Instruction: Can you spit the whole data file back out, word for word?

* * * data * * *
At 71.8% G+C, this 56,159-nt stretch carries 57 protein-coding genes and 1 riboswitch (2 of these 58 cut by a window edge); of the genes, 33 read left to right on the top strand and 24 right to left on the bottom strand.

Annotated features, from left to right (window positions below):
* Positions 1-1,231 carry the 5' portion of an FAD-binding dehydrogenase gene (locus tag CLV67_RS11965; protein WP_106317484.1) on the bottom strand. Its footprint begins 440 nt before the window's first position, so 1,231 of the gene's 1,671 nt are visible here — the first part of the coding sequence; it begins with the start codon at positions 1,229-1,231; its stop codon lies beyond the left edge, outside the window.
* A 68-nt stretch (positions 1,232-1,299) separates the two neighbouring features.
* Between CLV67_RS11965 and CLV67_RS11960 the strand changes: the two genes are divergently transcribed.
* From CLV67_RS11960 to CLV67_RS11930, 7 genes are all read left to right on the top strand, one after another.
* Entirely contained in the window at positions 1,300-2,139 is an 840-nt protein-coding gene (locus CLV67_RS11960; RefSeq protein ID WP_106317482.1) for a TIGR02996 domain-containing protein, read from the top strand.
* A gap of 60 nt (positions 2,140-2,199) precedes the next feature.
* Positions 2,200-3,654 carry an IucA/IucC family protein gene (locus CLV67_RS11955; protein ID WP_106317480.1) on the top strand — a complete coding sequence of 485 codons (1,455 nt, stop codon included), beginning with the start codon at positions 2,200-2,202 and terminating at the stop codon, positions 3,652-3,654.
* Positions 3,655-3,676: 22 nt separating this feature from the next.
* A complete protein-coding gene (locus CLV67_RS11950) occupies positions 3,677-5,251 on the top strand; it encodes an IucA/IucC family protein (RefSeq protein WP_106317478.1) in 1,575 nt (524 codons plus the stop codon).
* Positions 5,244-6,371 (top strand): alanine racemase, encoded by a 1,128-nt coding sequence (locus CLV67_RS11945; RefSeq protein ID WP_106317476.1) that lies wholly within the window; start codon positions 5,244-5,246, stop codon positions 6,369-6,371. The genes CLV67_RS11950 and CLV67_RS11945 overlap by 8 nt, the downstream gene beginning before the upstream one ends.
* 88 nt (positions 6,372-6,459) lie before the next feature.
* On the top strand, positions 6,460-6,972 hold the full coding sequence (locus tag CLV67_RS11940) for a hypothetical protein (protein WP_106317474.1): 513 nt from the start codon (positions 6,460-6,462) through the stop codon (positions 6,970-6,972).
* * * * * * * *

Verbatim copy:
At 71.8% G+C, this 56,159-nt stretch carries 57 protein-coding genes and 1 riboswitch (2 of these 58 cut by a window edge); of the genes, 33 read left to right on the top strand and 24 right to left on the bottom strand.

Annotated features, from left to right (window positions below):
* Positions 1-1,231 carry the 5' portion of an FAD-binding dehydrogenase gene (locus tag CLV67_RS11965; protein WP_106317484.1) on the bottom strand. Its footprint begins 440 nt before the window's first position, so 1,231 of the gene's 1,671 nt are visible here — the first part of the coding sequence; it begins with the start codon at positions 1,229-1,231; its stop codon lies beyond the left edge, outside the window.
* A 68-nt stretch (positions 1,232-1,299) separates the two neighbouring features.
* Between CLV67_RS11965 and CLV67_RS11960 the strand changes: the two genes are divergently transcribed.
* From CLV67_RS11960 to CLV67_RS11930, 7 genes are all read left to right on the top strand, one after another.
* Entirely contained in the window at positions 1,300-2,139 is an 840-nt protein-coding gene (locus CLV67_RS11960; RefSeq protein ID WP_106317482.1) for a TIGR02996 domain-containing protein, read from the top strand.
* A gap of 60 nt (positions 2,140-2,199) precedes the next feature.
* Positions 2,200-3,654 carry an IucA/IucC family protein gene (locus CLV67_RS11955; protein ID WP_106317480.1) on the top strand — a complete coding sequence of 485 codons (1,455 nt, stop codon included), beginning with the start codon at positions 2,200-2,202 and terminating at the stop codon, positions 3,652-3,654.
* Positions 3,655-3,676: 22 nt separating this feature from the next.
* A complete protein-coding gene (locus CLV67_RS11950) occupies positions 3,677-5,251 on the top strand; it encodes an IucA/IucC family protein (RefSeq protein WP_106317478.1) in 1,575 nt (524 codons plus the stop codon).
* Positions 5,244-6,371 (top strand): alanine racemase, encoded by a 1,128-nt coding sequence (locus CLV67_RS11945; RefSeq protein ID WP_106317476.1) that lies wholly within the window; start codon positions 5,244-5,246, stop codon positions 6,369-6,371. The genes CLV67_RS11950 and CLV67_RS11945 overlap by 8 nt, the downstream gene beginning before the upstream one ends.
* 88 nt (positions 6,372-6,459) lie before the next feature.
* On the top strand, positions 6,460-6,972 hold the full coding sequence (locus tag CLV67_RS11940) for a hypothetical protein (protein WP_106317474.1): 513 nt from the start codon (positions 6,460-6,462) through the stop codon (positions 6,970-6,972).